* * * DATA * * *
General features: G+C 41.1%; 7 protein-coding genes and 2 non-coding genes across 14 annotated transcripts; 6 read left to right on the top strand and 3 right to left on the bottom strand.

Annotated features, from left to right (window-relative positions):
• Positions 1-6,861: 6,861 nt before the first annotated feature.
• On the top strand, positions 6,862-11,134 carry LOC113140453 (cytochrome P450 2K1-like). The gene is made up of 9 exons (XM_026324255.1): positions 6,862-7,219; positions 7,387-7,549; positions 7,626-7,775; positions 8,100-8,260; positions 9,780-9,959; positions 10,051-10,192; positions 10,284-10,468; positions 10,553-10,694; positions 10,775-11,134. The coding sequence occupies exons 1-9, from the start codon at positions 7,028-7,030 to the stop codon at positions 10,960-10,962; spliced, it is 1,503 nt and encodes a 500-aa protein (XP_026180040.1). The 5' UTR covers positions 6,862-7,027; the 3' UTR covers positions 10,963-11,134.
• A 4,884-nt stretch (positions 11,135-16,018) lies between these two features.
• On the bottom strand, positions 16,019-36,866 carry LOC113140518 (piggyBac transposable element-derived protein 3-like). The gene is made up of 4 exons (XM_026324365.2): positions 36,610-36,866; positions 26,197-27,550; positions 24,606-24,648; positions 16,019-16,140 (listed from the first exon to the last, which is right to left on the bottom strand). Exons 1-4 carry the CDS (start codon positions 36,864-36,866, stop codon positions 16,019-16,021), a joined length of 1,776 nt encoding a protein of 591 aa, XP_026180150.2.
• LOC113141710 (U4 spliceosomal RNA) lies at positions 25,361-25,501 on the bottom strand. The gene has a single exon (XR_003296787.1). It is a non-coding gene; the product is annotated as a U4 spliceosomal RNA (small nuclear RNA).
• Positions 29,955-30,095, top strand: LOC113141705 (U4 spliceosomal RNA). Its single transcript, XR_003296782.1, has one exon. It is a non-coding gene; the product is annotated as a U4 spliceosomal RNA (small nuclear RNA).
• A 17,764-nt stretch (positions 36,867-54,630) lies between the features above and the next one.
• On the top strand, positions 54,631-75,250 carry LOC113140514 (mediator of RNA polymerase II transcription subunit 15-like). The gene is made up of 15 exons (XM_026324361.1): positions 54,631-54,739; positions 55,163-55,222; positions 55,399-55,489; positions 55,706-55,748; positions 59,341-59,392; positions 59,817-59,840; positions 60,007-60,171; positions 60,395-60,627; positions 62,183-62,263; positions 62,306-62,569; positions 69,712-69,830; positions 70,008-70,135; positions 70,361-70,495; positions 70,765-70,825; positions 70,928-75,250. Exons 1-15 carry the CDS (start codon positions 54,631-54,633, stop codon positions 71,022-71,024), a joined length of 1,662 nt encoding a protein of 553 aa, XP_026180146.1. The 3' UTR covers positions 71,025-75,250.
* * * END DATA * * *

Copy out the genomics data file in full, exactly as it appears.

General features: G+C 41.1%; 7 protein-coding genes and 2 non-coding genes across 14 annotated transcripts; 6 read left to right on the top strand and 3 right to left on the bottom strand.

Annotated features, from left to right (window-relative positions):
• Positions 1-6,861: 6,861 nt before the first annotated feature.
• On the top strand, positions 6,862-11,134 carry LOC113140453 (cytochrome P450 2K1-like). The gene is made up of 9 exons (XM_026324255.1): positions 6,862-7,219; positions 7,387-7,549; positions 7,626-7,775; positions 8,100-8,260; positions 9,780-9,959; positions 10,051-10,192; positions 10,284-10,468; positions 10,553-10,694; positions 10,775-11,134. The coding sequence occupies exons 1-9, from the start codon at positions 7,028-7,030 to the stop codon at positions 10,960-10,962; spliced, it is 1,503 nt and encodes a 500-aa protein (XP_026180040.1). The 5' UTR covers positions 6,862-7,027; the 3' UTR covers positions 10,963-11,134.
• A 4,884-nt stretch (positions 11,135-16,018) lies between these two features.
• On the bottom strand, positions 16,019-36,866 carry LOC113140518 (piggyBac transposable element-derived protein 3-like). The gene is made up of 4 exons (XM_026324365.2): positions 36,610-36,866; positions 26,197-27,550; positions 24,606-24,648; positions 16,019-16,140 (listed from the first exon to the last, which is right to left on the bottom strand). Exons 1-4 carry the CDS (start codon positions 36,864-36,866, stop codon positions 16,019-16,021), a joined length of 1,776 nt encoding a protein of 591 aa, XP_026180150.2.
• LOC113141710 (U4 spliceosomal RNA) lies at positions 25,361-25,501 on the bottom strand. The gene has a single exon (XR_003296787.1). It is a non-coding gene; the product is annotated as a U4 spliceosomal RNA (small nuclear RNA).
• Positions 29,955-30,095, top strand: LOC113141705 (U4 spliceosomal RNA). Its single transcript, XR_003296782.1, has one exon. It is a non-coding gene; the product is annotated as a U4 spliceosomal RNA (small nuclear RNA).
• A 17,764-nt stretch (positions 36,867-54,630) lies between the features above and the next one.
• On the top strand, positions 54,631-75,250 carry LOC113140514 (mediator of RNA polymerase II transcription subunit 15-like). The gene is made up of 15 exons (XM_026324361.1): positions 54,631-54,739; positions 55,163-55,222; positions 55,399-55,489; positions 55,706-55,748; positions 59,341-59,392; positions 59,817-59,840; positions 60,007-60,171; positions 60,395-60,627; positions 62,183-62,263; positions 62,306-62,569; positions 69,712-69,830; positions 70,008-70,135; positions 70,361-70,495; positions 70,765-70,825; positions 70,928-75,250. Exons 1-15 carry the CDS (start codon positions 54,631-54,633, stop codon positions 71,022-71,024), a joined length of 1,662 nt encoding a protein of 553 aa, XP_026180146.1. The 3' UTR covers positions 71,025-75,250.